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Losing out, Home Depot-style

By Scott Wylie

Scott Wylie
Wylie

Most Americans now obtain information and counsel about our laws and our judicial system from sources other than attorneys. A visit to any court Web site will document vast numbers of litigants, well over two-thirds in many courtrooms, proceeding without an attorney. The quaint, and actually good, idea of having a family attorney is just out of reach for most in our society. Regardless of the reasons, this reality does make all attorneys less relevant to everyday people needing legal information and advice. 

Fewer and fewer litigants having access to an attorney to deal with a pressing legal need presents a variety of problems. Forms are done incorrectly, if at all. Courtrooms are unnecessarily clogged. Of course, large percentages of these litigants go without counsel unwillingly, with economic realities and the scarcity of legal aid services as primary reasons. While these realities used to affect primarily the indigent and fixed-income elderly, many considered middle class now face these same barriers. Complicating this problem is an increasing number of litigants, encouraged by the availability of self-help materials and Google, who are becoming what I describe as “Home Depot litigants.” That is, they can afford to have someone tile their bathroom or litigate their matter, but choose to do it themselves to save money. They just don’t see the need for a lawyer. This sometimes works for bathroom remodels, but less often for divorces and probate matters. 

I was recently confronted with a situation that demonstrated to me where most folks now get their legal information. A friend had sought guidance on a family law matter involving a parent needing to move in order to improve her lifestyle and that of her children. It had become prohibitively expensive to continue residing in her present home and she was interested in moving to another state, close to family and access to good employment. I began to discuss the matter, relating the basic rules for such move-away cases and the primary cases in the area. Soon after we began speaking, she asked if these were the rules in the case she had just read about in the paper that made moving more difficult.   

To my computer I went. Sure enough, just a day or so before, the California Supreme Court had issued the case of In re Marriage of LaMusga 12 Cal.Rptr.3d 356 (2004). A reading of the case did appear to make moving away more difficult, even for lower-income parents who economically had little choice, but the case was complex. The primary source of information about the case for the average potential litigant in Southern California, however, probably did not come from an attorney. Instead, it came from an article in the Calendar Section of the Los Angeles Times. For those not familiar with the Times, the Calendar Section is where those of us in SoCal go to check movie times, see who is playing at the Hollywood Bowl and read the comics.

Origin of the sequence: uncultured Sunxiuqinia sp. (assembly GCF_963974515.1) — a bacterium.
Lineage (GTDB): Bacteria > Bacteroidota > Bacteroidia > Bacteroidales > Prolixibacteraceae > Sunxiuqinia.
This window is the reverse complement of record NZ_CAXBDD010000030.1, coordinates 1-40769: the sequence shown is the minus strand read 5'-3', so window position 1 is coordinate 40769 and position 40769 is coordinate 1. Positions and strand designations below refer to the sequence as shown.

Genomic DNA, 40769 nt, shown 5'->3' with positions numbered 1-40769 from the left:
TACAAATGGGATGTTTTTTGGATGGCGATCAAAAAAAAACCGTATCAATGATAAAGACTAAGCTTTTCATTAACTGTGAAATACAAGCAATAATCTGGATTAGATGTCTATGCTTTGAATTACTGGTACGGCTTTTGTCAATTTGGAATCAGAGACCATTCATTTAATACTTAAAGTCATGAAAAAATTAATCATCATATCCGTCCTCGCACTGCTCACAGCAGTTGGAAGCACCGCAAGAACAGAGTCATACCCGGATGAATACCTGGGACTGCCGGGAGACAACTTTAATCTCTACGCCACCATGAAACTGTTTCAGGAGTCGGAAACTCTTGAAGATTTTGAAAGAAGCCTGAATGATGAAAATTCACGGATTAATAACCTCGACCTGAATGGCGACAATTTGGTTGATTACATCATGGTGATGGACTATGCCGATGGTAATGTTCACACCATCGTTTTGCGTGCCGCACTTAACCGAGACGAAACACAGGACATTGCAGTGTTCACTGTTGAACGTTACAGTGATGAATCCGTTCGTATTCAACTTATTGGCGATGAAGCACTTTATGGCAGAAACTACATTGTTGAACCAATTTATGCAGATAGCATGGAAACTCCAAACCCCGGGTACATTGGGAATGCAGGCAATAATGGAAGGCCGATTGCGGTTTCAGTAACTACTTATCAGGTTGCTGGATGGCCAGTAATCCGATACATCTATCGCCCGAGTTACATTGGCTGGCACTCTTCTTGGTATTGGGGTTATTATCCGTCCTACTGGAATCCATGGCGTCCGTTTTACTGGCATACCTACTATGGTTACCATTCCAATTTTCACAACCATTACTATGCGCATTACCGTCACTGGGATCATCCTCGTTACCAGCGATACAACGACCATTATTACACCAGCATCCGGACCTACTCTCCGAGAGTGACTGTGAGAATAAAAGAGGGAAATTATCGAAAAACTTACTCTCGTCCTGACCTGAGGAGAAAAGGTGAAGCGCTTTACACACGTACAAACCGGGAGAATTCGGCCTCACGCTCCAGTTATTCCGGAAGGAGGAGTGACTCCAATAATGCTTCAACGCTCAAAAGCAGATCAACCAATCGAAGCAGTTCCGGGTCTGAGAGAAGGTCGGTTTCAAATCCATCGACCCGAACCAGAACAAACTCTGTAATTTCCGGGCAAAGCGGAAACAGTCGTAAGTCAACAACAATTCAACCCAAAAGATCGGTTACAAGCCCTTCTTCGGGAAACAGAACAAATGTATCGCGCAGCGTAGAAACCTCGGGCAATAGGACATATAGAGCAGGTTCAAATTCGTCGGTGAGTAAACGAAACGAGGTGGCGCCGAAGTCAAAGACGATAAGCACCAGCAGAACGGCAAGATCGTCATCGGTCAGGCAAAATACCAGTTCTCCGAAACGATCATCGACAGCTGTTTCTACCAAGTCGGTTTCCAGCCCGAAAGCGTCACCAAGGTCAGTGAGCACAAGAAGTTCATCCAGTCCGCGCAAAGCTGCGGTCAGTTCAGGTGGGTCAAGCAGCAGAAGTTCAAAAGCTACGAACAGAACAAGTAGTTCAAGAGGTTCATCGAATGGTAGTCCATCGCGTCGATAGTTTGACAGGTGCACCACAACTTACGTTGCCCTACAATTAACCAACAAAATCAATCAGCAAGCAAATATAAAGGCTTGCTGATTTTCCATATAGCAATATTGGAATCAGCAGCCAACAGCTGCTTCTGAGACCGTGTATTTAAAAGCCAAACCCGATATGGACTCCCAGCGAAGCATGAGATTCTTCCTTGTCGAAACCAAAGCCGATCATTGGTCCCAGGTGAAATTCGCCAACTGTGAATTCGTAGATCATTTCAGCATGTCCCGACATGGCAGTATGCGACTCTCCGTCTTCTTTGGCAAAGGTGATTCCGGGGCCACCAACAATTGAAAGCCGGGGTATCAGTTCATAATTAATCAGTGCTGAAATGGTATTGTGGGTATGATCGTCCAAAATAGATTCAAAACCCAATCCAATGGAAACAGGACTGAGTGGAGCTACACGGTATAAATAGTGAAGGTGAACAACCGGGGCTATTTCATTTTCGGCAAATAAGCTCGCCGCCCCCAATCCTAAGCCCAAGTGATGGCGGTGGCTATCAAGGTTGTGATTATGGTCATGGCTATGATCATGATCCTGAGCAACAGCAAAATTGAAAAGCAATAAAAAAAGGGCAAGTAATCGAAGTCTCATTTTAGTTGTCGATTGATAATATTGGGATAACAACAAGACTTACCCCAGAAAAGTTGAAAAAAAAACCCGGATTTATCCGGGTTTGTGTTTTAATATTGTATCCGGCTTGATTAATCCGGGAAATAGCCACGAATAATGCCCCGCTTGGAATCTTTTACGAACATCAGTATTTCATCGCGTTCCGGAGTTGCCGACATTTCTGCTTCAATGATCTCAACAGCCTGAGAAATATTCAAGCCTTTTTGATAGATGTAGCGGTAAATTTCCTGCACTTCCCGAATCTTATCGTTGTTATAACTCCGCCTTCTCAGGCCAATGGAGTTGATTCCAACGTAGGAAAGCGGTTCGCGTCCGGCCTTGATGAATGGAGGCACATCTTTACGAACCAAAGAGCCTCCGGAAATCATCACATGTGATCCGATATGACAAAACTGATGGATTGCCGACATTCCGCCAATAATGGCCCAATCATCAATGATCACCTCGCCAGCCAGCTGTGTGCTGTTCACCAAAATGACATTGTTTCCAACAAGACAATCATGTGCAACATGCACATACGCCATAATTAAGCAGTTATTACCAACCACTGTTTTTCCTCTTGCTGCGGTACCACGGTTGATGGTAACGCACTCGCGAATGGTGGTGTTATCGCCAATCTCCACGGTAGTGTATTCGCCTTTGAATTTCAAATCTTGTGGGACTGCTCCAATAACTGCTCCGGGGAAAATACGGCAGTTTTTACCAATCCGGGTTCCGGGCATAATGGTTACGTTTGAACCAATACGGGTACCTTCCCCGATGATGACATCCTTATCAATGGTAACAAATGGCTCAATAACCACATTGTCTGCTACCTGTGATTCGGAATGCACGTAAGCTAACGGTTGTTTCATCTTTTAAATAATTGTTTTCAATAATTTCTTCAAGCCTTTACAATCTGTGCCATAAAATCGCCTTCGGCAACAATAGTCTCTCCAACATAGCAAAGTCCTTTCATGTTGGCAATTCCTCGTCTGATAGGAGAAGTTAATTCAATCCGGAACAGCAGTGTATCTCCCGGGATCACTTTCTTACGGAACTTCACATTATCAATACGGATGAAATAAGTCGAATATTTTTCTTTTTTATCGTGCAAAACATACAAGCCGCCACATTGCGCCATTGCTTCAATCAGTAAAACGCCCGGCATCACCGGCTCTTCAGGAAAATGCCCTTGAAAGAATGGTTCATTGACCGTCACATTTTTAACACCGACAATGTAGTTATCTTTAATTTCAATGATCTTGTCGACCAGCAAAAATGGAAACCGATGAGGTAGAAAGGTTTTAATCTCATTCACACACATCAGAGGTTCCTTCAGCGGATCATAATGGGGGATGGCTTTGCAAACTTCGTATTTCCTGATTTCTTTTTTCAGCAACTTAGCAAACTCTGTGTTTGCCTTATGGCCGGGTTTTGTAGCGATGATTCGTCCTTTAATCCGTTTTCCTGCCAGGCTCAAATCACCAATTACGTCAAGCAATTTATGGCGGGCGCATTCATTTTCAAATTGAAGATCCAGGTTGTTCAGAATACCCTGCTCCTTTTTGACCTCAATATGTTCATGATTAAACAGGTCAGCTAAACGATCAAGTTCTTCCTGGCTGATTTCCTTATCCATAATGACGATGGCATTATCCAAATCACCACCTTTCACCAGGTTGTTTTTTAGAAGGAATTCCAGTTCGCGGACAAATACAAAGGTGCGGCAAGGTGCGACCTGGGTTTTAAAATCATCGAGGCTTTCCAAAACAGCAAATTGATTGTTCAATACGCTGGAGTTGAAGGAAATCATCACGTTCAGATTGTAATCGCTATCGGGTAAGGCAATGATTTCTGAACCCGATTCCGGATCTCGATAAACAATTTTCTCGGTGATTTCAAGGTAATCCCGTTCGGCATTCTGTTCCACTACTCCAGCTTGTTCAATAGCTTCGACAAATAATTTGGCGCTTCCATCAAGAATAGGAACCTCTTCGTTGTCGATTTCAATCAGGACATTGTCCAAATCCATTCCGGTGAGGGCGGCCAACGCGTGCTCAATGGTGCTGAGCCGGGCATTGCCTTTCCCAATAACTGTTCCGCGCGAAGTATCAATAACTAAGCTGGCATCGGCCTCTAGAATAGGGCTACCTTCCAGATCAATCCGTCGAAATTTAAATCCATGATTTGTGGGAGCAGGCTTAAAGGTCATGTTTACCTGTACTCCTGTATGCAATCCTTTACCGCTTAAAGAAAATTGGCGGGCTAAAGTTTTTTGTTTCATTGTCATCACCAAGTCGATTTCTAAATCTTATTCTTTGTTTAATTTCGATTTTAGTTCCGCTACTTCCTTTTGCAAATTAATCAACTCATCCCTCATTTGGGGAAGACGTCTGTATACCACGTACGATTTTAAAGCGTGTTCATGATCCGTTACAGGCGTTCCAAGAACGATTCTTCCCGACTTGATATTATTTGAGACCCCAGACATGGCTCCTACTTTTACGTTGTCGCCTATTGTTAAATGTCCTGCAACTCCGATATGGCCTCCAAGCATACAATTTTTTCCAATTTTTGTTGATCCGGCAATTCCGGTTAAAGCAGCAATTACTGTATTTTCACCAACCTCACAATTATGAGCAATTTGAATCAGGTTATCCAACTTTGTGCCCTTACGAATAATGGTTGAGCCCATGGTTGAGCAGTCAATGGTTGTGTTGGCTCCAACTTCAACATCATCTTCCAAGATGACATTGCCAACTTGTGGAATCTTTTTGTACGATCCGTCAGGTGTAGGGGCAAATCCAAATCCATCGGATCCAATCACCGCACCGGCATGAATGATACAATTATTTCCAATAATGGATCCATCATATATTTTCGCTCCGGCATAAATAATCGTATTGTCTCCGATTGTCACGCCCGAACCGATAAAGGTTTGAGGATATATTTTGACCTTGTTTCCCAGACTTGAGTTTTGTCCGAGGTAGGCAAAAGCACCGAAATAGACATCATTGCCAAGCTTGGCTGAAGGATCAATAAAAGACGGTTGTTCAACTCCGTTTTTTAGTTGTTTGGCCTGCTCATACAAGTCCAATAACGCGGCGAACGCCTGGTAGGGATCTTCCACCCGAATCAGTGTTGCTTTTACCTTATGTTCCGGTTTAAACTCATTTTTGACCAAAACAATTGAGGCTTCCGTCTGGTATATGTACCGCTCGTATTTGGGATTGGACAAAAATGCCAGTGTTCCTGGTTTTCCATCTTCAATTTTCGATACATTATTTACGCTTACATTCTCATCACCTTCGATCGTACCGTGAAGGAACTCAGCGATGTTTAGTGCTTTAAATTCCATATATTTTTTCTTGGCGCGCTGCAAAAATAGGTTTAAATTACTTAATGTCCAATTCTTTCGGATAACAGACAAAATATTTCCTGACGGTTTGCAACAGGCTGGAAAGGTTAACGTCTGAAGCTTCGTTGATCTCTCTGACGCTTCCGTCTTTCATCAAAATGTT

While the article was informative, this just isn’t the place where potential litigants should be getting their only advice on such matters and it could not convey all of the complexities that could be analyzed by counsel. I can’t imagine that we want people going to the entertainment section of the paper, or the form aisle at the office supply store, or a computer program to meet their legal needs. 

If as many as two-thirds of litigants in many courts don’t have counsel, it is incumbent upon the bench and bar to consider why this problem exists and to continue to take steps to fix the underlying problems. We need to consider how to expand access to attorneys, not merely watch as we are replaced in most instances by self-help books. It might be easy and naive to say that this problem could be fixed by increased pro bono work (and  increasing pro bono service is very important), but the problem is much broader. Low-income clients are only a percentage of those who can no longer afford traditional representational services. 

Discrete task representation, or “unbundling” as it is often called, offers additional solutions, especially for the middle class, by expanding the number of litigants who can obtain at least some amount of assistance from counsel. The work of the State Bar and Judicial Council in this area, which resulted in relevant forms for limited task representation in family law matters last year, has received high marks thus far. Bar associations and courts are creating self-help clinics staffed by attorneys at a quick pace. These efforts can reintroduce litigants to the value of attorney advice and do so in a cost-effective way. 

Every effort at providing such self-help for unrepresented litigants points to another truth, however: having an attorney is almost always better than not having an attorney. As we struggle with how to best serve the public and profession, we need to continue to strive to find new and better ways to remain relevant to the public we serve.

Scott Wylie is an associate dean and the John FitzRandolph Director of Clinics at Whittier Law School in Costa Mesa. He is a former vice president of the State Bar of California.

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